April 26, 2017
From the NSW Central Coast to Perth, thousands of used nappies make their way into the recycling system every day which, you have to admit, is a pretty awful thought. But it's even more disgusting when you realise that people hand-sort that recycling. Even if you don't have children read on and pass this message on to friends and family.
From the NSW Central Coast to Perth, thousands of used nappies make their way into the recycling system every day which, you have to admit, is a pretty awful thought. But it's even more disgusting when you realise that people hand-sort that recycling.
In even the most automated recycling facilities there are people whose job is to remove – by hand – non-recyclable items like car batteries, gas bottles and used nappies. It is estimated that sorters like Jason, the bloke in the picture, remove over 5,000 nappies from the Central Coast's facility each week.
And this isn't just a local problem. The sorting facility for the Southern Metropolitan Regional Council in WA (which includes Fremantle, East Fremantle, Cockburn, Melville, and Kwinana) has to remove around 1,000 nappies a day. To address the issue new parents in the area are given a nappy-shaped flyer telling people to put nappies in general waste bins. The flyers will be included in the 'Mother-to-be Bounty Bags' hospitals distribute to the 21,000 new mothers in WA each year.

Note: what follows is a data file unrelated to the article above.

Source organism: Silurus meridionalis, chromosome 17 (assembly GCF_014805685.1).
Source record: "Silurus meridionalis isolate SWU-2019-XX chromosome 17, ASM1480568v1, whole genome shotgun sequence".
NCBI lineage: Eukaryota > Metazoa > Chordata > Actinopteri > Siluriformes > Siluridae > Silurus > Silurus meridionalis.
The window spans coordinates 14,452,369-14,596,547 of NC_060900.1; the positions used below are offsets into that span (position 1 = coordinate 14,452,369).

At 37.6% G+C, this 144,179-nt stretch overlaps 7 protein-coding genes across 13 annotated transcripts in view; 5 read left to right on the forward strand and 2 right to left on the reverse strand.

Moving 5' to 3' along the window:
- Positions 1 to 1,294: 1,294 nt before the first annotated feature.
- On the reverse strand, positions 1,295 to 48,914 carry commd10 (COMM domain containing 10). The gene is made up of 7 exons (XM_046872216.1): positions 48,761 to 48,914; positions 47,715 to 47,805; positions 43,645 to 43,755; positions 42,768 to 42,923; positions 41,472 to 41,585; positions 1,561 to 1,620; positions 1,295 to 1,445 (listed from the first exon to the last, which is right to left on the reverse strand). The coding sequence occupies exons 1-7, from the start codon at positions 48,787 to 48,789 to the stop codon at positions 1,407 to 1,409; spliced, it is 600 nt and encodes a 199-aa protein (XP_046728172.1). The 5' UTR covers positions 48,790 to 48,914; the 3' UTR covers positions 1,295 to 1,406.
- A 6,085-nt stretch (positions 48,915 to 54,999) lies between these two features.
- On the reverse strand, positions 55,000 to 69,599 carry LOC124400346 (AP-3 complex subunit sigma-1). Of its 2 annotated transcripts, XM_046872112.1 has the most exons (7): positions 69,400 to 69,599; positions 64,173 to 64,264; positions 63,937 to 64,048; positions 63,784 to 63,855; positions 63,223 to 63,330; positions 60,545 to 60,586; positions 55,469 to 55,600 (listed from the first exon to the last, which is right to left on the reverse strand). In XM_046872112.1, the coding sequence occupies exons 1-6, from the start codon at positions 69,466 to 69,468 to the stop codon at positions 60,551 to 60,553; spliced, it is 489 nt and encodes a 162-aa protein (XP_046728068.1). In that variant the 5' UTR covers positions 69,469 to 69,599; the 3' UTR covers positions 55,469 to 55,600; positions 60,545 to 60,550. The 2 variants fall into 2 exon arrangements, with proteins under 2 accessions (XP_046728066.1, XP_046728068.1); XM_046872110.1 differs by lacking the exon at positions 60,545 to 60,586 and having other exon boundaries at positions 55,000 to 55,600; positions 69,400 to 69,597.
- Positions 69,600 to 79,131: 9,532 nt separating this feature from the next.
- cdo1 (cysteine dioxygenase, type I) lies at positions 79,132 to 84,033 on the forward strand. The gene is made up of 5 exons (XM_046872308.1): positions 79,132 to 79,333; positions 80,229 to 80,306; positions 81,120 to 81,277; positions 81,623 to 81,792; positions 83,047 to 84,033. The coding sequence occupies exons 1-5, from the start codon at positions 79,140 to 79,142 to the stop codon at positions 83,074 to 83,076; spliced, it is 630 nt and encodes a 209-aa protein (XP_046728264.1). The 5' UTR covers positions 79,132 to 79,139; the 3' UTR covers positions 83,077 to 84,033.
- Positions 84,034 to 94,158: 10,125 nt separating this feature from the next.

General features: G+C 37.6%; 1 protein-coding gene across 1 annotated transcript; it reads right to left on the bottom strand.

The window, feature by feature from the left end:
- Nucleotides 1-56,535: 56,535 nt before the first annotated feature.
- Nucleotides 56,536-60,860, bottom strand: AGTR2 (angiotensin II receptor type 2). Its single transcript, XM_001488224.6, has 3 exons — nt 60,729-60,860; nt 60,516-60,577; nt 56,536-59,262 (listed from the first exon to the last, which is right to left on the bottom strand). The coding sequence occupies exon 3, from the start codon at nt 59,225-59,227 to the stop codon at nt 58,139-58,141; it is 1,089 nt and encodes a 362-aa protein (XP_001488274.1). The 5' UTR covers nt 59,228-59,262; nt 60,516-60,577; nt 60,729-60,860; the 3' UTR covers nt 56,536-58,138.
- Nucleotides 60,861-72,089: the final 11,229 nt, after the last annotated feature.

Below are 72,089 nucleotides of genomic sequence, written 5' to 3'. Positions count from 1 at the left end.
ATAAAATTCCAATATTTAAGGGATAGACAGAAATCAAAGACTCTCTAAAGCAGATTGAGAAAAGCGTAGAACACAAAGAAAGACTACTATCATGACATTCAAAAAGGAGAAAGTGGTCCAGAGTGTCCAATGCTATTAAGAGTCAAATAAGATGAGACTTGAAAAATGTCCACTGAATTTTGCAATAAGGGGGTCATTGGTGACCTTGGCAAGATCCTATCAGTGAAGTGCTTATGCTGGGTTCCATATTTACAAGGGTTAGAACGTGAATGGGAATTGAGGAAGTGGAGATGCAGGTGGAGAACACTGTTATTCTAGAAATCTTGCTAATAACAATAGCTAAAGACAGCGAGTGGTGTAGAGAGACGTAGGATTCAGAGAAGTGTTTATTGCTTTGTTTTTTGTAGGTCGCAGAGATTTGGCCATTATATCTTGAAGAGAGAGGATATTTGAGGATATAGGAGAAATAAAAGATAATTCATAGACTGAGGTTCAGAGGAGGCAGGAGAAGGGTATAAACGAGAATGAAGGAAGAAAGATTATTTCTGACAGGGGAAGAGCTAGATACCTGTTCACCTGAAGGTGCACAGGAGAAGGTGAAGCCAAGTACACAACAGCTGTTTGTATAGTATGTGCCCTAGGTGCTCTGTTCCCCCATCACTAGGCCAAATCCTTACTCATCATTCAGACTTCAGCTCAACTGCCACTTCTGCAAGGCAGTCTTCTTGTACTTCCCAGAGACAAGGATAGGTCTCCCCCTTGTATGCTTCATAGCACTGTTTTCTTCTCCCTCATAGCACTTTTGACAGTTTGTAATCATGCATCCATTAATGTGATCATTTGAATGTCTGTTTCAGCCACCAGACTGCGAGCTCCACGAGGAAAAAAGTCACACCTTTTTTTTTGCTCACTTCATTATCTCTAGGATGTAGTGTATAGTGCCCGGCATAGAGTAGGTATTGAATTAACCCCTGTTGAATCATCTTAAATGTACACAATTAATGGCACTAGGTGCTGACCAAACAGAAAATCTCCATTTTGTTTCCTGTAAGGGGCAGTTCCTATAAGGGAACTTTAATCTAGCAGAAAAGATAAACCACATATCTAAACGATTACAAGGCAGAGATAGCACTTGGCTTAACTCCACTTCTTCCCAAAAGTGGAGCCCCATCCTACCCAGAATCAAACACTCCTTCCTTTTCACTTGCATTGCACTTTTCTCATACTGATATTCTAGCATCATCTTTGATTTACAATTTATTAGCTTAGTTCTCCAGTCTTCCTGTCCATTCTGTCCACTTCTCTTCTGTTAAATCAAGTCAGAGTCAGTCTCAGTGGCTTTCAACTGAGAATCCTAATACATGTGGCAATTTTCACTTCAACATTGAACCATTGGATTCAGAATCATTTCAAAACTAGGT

So why do people put nappies in the recycling? Well it seems that some people genuinely believe they are recyclable, after all, they are made from plastic. If the nappies are processed in specially designed systems, the waste and plastic can be separated and recycled. But those systems do not currently exist in Australia for households and our council collections are not set up to separate the nappies for future processing.
As well as being yucky and a health risk the, let's call it waste, in the nappies also contaminates the paper recycling stream reducing its potential uses and value as an export.
You can help address this problem.
Brad was Planet Ark's Head of Campaigns for 10 years. He trained and worked as a history and geography teacher before moving into the health education sector for 14 years. With a strong passion for human environments, Brad started with Planet Ark in 2007 as Recycling Programs Manager.